A family on Long Island says they are being saddled with high veterinary bills after their dog was hit by a car. But it wasn't just any car: It was a Nassau County police car.
Now the family wants the county to pay up, but the county executive says their bills are not the county's problem.
John Graham said he felt helpless as he watched his 80-pound boxer named Daisy fly down Hudson Street in Long Beach earlier in October. It happened early in the morning, as the family's children were going to school. Daisy was on the front porch waiting to be put into the car, when she suddenly darted out into the street.
"It was just a huge screeching of the brakes right in front of me right in front my kids," said Graham. "I heard my kids scream right after the dog got hit, it was just, it was horrific."
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The family dog was struck by a Nassau County police department SUV. Graham raced Daisy, a 5-year-old emotional support service dog for his 12-year-old daughter with special needs, to the animal hosputal.
Nearly two weeks afterward, the pup still was struggling to stand up, walk or even just lay down due to all the injuries suffered.
"Internal bleeding, bruised ribs, punctured lung, liquid in (her) chest cavity and dislocated shoulder," said Jessica Talavera, Graham's ex-wife who has been watching Daisy 24 hours a day since the incident.
The dog is in pain, taking several medications and requires help throughout the day. The medical bills for her care are already near $13,000 — and the family believes Nassau County should foot the bill.
"It was an accident, I don’t want anybody to lose their job, but as far as these medical bills — I don’t think we should have to pay them," Graham said. "This cop was speeding in a school zone, she was in a Nassau County cop car in uniform. She shouldn’t have hit the dog."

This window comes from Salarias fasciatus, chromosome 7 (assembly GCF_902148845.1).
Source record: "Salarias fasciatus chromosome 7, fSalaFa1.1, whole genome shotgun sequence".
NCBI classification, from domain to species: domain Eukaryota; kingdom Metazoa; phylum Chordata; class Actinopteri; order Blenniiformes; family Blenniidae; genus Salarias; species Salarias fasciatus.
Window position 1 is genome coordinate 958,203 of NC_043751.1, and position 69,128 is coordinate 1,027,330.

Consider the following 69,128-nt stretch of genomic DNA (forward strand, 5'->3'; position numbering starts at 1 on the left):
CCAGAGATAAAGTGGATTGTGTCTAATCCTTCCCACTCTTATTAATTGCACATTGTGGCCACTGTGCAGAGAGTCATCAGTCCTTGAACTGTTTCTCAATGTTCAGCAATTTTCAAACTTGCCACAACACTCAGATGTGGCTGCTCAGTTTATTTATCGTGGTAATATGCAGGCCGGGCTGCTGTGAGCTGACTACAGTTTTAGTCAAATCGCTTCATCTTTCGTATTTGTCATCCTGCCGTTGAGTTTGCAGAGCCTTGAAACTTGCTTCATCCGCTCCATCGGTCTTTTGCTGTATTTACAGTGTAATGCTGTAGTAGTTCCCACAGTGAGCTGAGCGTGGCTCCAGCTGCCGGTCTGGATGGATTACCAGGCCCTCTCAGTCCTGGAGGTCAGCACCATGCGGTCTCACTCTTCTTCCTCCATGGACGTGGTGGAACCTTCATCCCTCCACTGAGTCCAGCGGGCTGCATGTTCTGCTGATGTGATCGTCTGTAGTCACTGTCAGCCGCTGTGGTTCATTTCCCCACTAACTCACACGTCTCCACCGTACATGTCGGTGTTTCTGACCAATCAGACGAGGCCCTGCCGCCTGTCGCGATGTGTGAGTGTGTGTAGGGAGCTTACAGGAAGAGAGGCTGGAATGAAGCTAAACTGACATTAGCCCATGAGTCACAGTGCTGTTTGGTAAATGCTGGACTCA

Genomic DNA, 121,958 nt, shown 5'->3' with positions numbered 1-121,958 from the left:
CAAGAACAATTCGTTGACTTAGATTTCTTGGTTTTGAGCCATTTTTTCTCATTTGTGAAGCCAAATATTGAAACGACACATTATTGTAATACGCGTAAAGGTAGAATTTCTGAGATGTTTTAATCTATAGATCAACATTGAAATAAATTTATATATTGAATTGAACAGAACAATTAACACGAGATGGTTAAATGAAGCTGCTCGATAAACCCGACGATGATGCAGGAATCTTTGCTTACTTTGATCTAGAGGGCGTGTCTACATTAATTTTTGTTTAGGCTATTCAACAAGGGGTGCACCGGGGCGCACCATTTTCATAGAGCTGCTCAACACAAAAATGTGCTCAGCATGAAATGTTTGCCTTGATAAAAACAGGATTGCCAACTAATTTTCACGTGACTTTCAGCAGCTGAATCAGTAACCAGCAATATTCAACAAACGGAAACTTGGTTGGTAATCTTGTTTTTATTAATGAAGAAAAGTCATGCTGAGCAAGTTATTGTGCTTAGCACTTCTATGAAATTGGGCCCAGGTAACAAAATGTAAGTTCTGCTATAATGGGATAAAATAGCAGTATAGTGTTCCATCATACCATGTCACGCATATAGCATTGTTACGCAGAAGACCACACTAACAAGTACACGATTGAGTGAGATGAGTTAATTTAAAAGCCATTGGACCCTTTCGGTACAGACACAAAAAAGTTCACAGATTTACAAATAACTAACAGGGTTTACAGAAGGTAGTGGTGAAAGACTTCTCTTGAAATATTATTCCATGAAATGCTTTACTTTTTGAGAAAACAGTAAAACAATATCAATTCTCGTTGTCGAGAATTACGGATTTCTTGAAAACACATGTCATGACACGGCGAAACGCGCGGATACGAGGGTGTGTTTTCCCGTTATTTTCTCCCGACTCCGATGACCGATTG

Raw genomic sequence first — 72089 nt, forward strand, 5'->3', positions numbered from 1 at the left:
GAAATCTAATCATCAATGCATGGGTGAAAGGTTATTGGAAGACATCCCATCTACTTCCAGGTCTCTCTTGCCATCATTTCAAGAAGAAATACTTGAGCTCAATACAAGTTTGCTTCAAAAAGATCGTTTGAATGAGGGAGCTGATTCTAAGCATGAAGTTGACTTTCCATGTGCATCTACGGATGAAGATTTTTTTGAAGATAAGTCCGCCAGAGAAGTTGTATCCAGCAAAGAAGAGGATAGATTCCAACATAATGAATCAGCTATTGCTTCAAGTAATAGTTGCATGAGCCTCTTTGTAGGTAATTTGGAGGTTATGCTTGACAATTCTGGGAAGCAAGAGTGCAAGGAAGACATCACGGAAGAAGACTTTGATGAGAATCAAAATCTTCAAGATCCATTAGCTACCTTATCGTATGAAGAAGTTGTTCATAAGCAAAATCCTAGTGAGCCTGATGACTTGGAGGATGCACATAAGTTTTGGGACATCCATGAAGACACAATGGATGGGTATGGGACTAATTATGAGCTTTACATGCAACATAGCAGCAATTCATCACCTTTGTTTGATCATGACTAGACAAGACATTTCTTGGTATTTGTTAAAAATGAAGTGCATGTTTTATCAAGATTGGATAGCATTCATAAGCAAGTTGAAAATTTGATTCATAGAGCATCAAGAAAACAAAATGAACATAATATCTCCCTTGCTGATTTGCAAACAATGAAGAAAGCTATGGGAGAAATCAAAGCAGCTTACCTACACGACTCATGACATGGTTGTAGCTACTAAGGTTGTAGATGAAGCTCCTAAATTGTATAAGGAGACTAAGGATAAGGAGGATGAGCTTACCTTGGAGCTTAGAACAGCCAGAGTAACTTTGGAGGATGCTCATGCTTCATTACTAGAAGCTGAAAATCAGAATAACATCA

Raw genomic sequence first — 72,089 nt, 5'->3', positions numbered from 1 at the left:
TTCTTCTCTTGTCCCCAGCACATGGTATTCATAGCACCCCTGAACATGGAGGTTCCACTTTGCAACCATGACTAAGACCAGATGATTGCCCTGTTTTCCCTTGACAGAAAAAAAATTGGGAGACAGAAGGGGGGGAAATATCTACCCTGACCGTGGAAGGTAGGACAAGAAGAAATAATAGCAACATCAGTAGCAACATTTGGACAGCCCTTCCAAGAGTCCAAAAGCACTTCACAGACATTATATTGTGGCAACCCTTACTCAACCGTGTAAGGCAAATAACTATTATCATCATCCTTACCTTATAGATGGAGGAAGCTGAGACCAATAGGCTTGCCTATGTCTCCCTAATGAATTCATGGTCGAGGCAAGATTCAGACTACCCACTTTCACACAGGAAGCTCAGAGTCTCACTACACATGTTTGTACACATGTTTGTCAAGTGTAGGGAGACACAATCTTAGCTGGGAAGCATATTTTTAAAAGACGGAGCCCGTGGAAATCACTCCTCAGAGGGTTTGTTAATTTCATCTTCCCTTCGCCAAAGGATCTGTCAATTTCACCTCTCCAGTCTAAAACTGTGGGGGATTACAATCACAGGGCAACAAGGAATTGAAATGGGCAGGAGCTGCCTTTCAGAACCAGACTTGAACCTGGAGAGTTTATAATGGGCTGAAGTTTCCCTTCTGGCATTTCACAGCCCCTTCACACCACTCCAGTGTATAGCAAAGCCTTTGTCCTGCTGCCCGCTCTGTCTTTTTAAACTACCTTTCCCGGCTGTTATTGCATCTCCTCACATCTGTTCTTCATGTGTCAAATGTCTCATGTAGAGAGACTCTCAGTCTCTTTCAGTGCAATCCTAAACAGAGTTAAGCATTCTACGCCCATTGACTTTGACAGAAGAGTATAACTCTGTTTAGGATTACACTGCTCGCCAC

The vet bills continue to mount, and when the cast Daisy has been wearing can come off after two months, she still might need an amputation if the leg is no longer viable.
"Why was she speeding? Why didn’t she file a police report? What’s going on? Was she not supposed to be here, is that why?" asked Talavera.
The Nassau Police Department wouldn't comment on that, but told NBC New York in part "the dog then jumped into the backseat of the caretaker’s vehicle, and it was believed at the time to have no injuries." The department also said that "a report has been filed with the department and it is in the early stages of the investigation."
In a statement, Nassau County Executive Bruce Blakeman said that "As a dog lover, I feel sorry for the injured dog and family, but this is a good time to remind all dog owners to keep their dogs on a leash."
Talavera wasn't buying the executive's comments.
"It’s also a good time to remind police officers to stay in their jurisdiction. It's a good time to remain police officers to not speed on a school zone street, and to file a police report especially when they are involved in an accident," she said.